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This is a tough one.  My latest post for Forbes.  I'd value any of your comments over there on the Forbes blog as I think many of you here have great personal insights into this difficult question.
Alex Lawrence's profile photoSebastian “baboo” P.'s profile photoArif Islam's profile photoChavdar Petkov's profile photo
I love the last line - "There is no honor in drowning."
After have been through this several times having started both winning and loosing businesses, I approach the question a bit differently.

First, fundamentally your business is an investment. That is great if it is also your passion but that can blind you to the economic realities of the situation.
Given that, I like to approach any new venture using lean start up principals. Quickly create hypothesis and test them. If they work out as your expecting move on. If not, then adjust. If nothing works, then move on to the next company/idea. I don't see this as failure but more of living to fight another day. Jay Carlson's example that Cheryl cited is a good example.

Second, if this is a more ongoing concern. Pretend that someone just gave you your company (or you just got offered your job today). What would you do? Many people get stuck in the whole "throwing good money after bad" routine. They figure if they are already down 100K or 10 years into a bad job then what's another 50k or year. The problem with that thinking is that those are sunk costs. They are gone. (Note, that there still may be some intrinsic benefits, i.e, only one more year to full retirement)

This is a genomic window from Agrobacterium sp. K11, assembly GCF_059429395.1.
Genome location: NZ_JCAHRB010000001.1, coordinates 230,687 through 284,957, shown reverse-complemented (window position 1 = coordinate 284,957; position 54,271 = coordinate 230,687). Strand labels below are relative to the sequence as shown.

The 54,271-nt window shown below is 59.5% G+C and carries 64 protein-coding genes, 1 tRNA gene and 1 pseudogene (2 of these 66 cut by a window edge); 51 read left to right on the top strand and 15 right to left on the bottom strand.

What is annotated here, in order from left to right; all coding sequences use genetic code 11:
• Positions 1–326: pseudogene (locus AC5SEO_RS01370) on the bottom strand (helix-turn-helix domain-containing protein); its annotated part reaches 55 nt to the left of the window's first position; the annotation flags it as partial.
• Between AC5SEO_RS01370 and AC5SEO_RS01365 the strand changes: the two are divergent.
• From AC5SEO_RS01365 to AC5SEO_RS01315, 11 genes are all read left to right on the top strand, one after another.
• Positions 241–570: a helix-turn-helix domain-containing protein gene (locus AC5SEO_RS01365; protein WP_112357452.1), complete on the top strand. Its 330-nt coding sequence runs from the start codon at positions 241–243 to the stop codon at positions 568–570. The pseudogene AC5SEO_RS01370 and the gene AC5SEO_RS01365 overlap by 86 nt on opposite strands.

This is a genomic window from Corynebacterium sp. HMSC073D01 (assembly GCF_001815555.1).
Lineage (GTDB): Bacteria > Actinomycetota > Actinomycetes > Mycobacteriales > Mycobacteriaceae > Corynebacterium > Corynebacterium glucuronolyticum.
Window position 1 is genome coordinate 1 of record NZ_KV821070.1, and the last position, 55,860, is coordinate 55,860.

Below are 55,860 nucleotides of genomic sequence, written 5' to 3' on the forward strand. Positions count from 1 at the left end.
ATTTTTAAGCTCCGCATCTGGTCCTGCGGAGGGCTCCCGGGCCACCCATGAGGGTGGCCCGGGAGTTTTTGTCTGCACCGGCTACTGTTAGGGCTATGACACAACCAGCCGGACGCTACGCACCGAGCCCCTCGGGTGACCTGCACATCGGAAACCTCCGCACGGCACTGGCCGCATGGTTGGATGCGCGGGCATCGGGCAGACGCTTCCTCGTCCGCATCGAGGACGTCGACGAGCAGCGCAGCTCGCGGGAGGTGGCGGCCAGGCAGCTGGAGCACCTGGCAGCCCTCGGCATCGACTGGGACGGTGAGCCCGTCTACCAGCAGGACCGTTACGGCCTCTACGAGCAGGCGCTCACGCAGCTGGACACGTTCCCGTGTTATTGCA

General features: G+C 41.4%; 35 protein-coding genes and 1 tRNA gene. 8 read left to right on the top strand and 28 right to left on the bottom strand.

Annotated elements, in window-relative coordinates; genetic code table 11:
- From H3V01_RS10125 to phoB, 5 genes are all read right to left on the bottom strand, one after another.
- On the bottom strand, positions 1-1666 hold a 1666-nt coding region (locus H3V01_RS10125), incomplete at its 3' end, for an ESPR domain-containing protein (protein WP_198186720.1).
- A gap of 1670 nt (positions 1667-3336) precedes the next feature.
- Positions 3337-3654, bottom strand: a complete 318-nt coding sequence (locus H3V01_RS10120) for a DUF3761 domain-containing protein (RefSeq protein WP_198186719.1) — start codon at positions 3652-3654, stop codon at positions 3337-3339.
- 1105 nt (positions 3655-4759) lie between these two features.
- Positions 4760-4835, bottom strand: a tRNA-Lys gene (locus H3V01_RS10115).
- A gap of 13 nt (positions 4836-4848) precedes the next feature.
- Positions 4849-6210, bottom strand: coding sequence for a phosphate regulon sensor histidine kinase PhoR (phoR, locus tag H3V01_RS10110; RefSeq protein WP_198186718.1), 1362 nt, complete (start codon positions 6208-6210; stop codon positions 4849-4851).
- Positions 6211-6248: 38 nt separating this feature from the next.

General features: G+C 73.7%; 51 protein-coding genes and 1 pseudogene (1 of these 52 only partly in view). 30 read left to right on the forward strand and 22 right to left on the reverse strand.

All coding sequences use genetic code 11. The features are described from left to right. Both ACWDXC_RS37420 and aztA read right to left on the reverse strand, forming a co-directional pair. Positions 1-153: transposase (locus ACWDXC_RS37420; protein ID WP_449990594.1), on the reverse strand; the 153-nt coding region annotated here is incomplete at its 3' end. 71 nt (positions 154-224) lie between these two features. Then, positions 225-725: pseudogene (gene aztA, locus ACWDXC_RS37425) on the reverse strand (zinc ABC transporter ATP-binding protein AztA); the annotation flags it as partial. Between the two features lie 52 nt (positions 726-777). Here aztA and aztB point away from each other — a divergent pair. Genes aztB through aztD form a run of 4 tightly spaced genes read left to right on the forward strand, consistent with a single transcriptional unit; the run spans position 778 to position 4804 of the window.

BTW - I also posted this on your Forbes thread. I really like Google+ for the discussions.
I read a Freudian slip here: "This is a tough one. My last post for Forbes." Matched the picture; I think I'd decorate my office door like that on my last day in the old job xD
Hi Alex, great article. It is indeed a question I am facing myself lately. Would the questions be same for someone working for a company but looking to start his own business?
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